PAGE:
Gates' 911 Tape Released: Caller Didn't Mention Race | NBC New York

Gates' 911 Tape Released: Caller Didn't Mention Race

More transcripts of incident expected soon, top cop said

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    AP
    Henry Louis Gates, Jr., a pre-eminent African-American scholar, is accusing Cambridge police of racism after he was arrested on a disorderly conduct charge for trying to force open the locked front door of his own home near Harvard University.

    The caller who tipped off cops to the suspected break-in that led to the arrested of black Harvard professor Henry Louis Gates didn't mention race in her call to 911.

    Cops also released radio communications between officers and a police dispatcher in which the responding police sergeant said Gates was being uncooperative and to "keep the cars coming." 

    It's unclear if the unintelligible voice in the background is Gates.

    Lucia Whalen called 911 on behalf of a concerned elderly neighbor who saw two men enter Gates' house and told the dispatcher that she saw two men with suitcases muscle their way into the Massachusetts home.

    Only when prompted by the dispatcher did Whalen mention race.

    "I don't know if they live there and they just had a hard time with their key but I did notice that they kind of used their shoulder to try to barge in and they got in," Whalen told the 911 dispatcher.

    "I don't know if they had a key or not because I couldn't see from my angle..." 

    Dispatcher: "Are they still in the house?"

    Whalen: "They're still in the house, I believe, yeah."

    Dispatcher: "Are they white, black or Hispanic?"

    Whalen: "They were two larger men. One looks kind of Hispanic, but I'm not really sure. And the other one entered and I didn't see what he looked like at all. I just saw from a distance and this older woman was worried thinking someone's breaking in someone's house, they've been barging in. She interrupted me and that's when I had noticed. Otherwise I probably wouldn't have noticed it at all to be honest with you so I was just calling because she was a concerned neighbor. " 

    Whalen could only see the backs of two men she thought were breaking into Gates' Massachusetts home when she called 911 to report the incident on July 16, her attorney told The Boston Globe.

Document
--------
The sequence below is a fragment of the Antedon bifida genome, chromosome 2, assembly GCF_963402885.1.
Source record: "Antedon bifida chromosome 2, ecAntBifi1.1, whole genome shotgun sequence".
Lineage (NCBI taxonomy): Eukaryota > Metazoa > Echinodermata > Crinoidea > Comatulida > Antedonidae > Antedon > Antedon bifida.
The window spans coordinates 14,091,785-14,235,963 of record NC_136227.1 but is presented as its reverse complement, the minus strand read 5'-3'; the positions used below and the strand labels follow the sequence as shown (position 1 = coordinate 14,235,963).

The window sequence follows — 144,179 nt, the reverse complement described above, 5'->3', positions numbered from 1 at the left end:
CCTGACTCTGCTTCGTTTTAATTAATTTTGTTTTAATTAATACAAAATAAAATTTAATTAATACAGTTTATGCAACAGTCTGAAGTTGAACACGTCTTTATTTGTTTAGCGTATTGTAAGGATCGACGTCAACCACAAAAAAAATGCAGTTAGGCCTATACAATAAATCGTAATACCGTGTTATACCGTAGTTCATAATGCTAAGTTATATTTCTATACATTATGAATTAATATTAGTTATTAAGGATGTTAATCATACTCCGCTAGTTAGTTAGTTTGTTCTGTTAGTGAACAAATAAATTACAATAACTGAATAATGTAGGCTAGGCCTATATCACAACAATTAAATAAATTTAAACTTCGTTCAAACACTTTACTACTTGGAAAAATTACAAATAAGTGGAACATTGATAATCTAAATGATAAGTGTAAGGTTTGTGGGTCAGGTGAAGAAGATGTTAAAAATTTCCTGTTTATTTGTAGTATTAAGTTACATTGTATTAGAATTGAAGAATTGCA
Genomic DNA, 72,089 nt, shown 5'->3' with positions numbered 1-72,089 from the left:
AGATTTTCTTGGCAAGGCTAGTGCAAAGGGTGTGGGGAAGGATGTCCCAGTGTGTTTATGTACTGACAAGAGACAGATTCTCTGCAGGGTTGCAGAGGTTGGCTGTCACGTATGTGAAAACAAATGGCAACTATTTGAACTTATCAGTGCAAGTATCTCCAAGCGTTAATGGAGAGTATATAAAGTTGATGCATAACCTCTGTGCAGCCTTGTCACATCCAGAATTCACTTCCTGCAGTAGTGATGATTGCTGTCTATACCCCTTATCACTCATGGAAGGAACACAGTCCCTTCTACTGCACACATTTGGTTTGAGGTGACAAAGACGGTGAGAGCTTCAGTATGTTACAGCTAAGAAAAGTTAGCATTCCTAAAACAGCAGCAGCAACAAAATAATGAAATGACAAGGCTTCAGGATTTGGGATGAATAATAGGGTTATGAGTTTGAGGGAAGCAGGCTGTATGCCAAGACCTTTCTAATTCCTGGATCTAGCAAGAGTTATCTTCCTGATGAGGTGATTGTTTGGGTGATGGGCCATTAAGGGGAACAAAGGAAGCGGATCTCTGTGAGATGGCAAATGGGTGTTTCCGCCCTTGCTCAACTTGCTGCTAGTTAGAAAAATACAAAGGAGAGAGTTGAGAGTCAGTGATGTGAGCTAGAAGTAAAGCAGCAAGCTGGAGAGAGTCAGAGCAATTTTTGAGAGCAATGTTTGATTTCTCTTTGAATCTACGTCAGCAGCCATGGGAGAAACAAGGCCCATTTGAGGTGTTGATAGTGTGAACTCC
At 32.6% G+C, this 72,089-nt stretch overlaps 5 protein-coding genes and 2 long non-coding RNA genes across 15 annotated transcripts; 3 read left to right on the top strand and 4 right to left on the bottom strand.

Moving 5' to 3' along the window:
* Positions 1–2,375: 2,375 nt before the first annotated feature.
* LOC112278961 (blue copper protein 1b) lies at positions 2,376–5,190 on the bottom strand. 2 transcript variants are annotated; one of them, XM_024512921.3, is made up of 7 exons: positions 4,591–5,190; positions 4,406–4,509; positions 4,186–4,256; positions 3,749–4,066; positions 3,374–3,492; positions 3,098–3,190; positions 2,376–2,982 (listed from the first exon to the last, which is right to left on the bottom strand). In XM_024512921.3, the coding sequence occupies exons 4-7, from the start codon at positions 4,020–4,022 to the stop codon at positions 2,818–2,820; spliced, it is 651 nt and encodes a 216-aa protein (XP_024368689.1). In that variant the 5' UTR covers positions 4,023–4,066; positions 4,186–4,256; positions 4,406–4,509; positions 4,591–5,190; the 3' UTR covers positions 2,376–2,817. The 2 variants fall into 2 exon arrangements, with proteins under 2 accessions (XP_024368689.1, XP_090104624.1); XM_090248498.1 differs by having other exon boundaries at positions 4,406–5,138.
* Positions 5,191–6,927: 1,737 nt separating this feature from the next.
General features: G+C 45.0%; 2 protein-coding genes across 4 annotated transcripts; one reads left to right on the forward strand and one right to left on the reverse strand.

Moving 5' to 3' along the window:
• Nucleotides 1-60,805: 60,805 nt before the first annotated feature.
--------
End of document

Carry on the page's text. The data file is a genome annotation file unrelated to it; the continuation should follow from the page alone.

"People are making their own judgments about the case and assuming that she called police because they were black," attorney Wendy J. Murphy told the Globe.

    "The sentiment is permeating the stories, and it ties directly to her involvement, even though the truth is she didn't report seeing black men and she didn't know the men's race when she called 911." 

    Cambridge Police Commissioner Robert Haas said "it was very clear that she wasn't sure" about the race of either man, according to the Globe.

    "She speculated ... that one might be Hispanic," he told the Boston Globe.

    Haas said he expects tapes made during the incident to be released within the next few days.

    Gates, who is black, was arrested by a white cop outside of his home after police responded to his house on a burglary call and saw the noted professor and his driver attempting to open the door, which was jammed.

    Gates was arrested for disorderly conduct but the charges were later dropped.

    The police report did include a race reference, according to the paper, but that may have been collected after the initial 911 call.

    President Obama, who said the police "acted stupidly" when they arrested the prof, invited both Gates and arresting officer Sgt. James Crowley for a beer at the White House to discuss the controversy.

    The president hopes to have the meeting "within the next several days," press secretary Robert Gibbs said Sunday.

    "The president believes this can be a teachable moment," Gibbs said. "He feels he unnecessarily contributed to the frenzy. Cooler heads have prevailed."